Sensing that investors are still worried about market volatility and a reversal of this year’s rally, fund companies are increasingly allowing their managers to hold larger amounts of cash, or offering tactical, dynamic, absolute-return or other types of funds that have the flexibility to reverse course.

And these funds are selling neck-to-neck with equity funds, with investors placing $4.1 billion into allocation funds in the first nine months of the year, compared with $4.3 billion into stock funds, according to Morningstar. Of course, this pales in comparison with the $213 billion invested in bond funds in this period of time.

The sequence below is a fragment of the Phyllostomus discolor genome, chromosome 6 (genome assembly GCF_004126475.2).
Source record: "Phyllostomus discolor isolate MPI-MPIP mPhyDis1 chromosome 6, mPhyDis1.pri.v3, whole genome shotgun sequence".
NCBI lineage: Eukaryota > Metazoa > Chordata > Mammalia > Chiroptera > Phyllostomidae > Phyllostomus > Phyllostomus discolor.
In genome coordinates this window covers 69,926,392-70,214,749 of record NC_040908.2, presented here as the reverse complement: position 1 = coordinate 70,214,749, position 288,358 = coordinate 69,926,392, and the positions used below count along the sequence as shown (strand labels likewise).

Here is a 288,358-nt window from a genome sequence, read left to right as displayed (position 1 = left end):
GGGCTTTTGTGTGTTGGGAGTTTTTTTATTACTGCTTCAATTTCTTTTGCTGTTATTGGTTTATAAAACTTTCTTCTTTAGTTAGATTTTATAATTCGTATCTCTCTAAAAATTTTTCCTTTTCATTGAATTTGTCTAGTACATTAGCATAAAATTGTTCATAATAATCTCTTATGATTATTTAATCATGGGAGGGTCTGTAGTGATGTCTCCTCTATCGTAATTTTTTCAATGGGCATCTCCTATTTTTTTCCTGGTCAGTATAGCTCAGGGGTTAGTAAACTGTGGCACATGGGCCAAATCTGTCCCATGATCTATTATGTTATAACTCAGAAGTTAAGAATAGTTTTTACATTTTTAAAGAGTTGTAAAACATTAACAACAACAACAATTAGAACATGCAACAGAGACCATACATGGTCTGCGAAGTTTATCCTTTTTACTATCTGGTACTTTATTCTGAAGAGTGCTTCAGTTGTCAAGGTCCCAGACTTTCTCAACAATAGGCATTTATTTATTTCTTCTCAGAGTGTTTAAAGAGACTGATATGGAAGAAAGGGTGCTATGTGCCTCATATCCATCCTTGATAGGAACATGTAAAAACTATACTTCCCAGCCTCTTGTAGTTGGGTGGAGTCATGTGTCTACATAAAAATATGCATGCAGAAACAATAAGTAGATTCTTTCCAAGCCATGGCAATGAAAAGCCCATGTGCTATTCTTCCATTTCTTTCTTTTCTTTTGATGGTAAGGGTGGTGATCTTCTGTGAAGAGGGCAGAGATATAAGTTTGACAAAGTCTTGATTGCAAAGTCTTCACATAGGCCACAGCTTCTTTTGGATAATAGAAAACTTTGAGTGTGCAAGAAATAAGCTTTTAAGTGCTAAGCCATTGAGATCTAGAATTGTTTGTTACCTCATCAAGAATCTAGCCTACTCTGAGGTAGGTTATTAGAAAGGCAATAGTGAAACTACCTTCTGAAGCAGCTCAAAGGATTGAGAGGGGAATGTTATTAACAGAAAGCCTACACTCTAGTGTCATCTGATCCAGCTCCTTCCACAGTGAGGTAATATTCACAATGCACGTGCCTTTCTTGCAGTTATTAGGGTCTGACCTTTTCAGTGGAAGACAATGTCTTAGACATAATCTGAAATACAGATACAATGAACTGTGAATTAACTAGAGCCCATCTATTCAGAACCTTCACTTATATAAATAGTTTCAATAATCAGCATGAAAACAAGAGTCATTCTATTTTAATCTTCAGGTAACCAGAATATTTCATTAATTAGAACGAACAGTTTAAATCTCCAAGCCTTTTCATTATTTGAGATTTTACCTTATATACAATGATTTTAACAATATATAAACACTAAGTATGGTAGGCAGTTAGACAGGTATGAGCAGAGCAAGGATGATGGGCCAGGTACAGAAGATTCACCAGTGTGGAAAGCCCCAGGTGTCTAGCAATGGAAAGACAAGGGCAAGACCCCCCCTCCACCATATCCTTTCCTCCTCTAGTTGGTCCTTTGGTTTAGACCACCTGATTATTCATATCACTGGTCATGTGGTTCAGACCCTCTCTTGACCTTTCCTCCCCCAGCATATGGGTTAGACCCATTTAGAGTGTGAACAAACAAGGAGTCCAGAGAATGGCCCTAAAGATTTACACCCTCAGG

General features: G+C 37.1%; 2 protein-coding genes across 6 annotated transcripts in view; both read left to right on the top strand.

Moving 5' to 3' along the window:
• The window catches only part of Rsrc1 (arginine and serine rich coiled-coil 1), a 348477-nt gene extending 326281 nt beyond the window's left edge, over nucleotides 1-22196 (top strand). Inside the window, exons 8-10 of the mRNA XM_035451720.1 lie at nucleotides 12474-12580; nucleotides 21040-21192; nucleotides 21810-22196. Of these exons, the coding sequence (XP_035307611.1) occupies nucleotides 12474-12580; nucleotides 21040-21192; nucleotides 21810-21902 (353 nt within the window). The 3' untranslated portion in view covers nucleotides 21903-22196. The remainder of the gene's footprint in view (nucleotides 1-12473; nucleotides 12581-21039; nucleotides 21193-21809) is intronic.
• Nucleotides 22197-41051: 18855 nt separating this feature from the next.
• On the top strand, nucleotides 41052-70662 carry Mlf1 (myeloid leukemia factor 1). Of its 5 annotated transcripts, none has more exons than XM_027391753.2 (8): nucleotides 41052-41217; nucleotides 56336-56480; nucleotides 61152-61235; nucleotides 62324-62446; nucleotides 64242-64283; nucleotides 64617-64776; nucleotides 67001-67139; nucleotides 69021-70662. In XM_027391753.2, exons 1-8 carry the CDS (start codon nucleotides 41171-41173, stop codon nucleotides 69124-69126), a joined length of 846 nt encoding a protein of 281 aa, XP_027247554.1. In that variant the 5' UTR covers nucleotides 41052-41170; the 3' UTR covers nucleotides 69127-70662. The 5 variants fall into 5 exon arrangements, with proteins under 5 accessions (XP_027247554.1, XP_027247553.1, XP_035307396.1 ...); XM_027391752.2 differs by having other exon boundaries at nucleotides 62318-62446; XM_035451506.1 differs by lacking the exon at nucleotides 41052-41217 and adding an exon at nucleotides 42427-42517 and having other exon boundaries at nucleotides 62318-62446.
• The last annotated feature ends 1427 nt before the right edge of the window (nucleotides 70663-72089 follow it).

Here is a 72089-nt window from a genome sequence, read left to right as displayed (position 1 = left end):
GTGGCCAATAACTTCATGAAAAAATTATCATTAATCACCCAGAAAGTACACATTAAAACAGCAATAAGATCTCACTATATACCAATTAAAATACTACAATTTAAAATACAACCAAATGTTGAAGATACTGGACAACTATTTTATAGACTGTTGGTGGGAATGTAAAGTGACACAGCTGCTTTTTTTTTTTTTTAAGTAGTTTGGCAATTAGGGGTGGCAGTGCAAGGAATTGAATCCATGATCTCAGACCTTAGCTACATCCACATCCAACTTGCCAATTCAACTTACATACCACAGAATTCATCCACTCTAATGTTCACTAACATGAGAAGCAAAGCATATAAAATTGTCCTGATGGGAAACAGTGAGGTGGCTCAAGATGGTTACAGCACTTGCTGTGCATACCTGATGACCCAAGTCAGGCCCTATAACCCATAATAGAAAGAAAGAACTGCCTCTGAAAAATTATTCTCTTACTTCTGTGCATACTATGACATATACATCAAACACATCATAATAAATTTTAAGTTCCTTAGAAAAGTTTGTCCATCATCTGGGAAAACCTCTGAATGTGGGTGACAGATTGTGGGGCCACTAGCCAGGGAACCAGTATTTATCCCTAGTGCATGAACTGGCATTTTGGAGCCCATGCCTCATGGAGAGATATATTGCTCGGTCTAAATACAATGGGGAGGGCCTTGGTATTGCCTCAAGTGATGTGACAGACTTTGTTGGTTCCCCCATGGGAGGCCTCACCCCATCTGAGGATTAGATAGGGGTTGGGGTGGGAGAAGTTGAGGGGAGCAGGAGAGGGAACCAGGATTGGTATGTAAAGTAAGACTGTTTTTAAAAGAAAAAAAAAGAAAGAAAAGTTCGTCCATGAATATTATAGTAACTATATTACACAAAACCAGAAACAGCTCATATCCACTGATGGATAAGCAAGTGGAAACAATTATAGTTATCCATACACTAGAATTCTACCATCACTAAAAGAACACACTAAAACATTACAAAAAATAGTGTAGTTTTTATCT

But the need to offer flexible funds was proven by the poor performance last year of “investment products that were not able to react to the environment that we just went through,” Joel Sauber, head of U.S. products at Legg Mason, told The Wall Street Journal.

Subscribe Now

Access to premium content including in-depth coverage of mutual funds, hedge funds, 401(K)s, 529 plans, and more.

3-Week Free Trial

Insight and analysis into the management, marketing, operations and technology of the asset management industry.